My research centers on the history of the modern human sciences, with a particular emphasis on the history of economic, psychological, and anthropological thought. My dissertation, tentatively titled Economy of Desire: Sciences of Want, 1870-1970, is a comparative history of scientific ideas about human want and motivation across the late nineteenth and early twentieth centuries. In it, I argue that the secularization of the human sciences, and the decline of introspective methods for investigation of mental states and feelings, produced parallel behavioristic turns across much of the emerging disciplines, with profound impacts on political and economic life – and our understanding of ourselves to this day.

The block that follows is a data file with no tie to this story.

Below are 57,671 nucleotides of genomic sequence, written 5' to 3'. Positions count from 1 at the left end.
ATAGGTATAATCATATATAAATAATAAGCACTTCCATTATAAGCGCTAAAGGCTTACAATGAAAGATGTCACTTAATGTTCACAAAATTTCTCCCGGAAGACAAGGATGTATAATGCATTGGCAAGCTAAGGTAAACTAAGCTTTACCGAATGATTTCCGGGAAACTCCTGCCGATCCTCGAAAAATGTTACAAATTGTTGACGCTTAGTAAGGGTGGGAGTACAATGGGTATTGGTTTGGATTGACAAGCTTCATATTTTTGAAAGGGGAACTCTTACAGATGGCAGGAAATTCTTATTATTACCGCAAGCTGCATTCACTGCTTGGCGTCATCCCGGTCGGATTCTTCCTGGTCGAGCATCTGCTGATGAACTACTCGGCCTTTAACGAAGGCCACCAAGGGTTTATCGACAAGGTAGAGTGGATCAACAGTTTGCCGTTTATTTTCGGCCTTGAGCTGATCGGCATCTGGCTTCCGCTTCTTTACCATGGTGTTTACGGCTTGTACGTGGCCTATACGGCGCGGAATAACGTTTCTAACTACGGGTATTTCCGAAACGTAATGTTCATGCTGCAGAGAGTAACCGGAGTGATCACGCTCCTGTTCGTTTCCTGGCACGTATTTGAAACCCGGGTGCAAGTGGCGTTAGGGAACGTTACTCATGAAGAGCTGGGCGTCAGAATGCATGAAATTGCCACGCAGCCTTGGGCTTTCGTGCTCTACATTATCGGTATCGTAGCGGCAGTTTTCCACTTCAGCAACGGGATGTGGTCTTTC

I received a B.A. in History from Oxford University in 2012, and an M.A. in International History from the Graduate Institute of International and Development Studies in Geneva, Switzerland in 2014. You can download my CV here.
“Maps of Desire: Edward Tolman’s Drive Theory of Wants,” History of the Human Sciences, under review. (Winner of the journal's Early Career Prize.)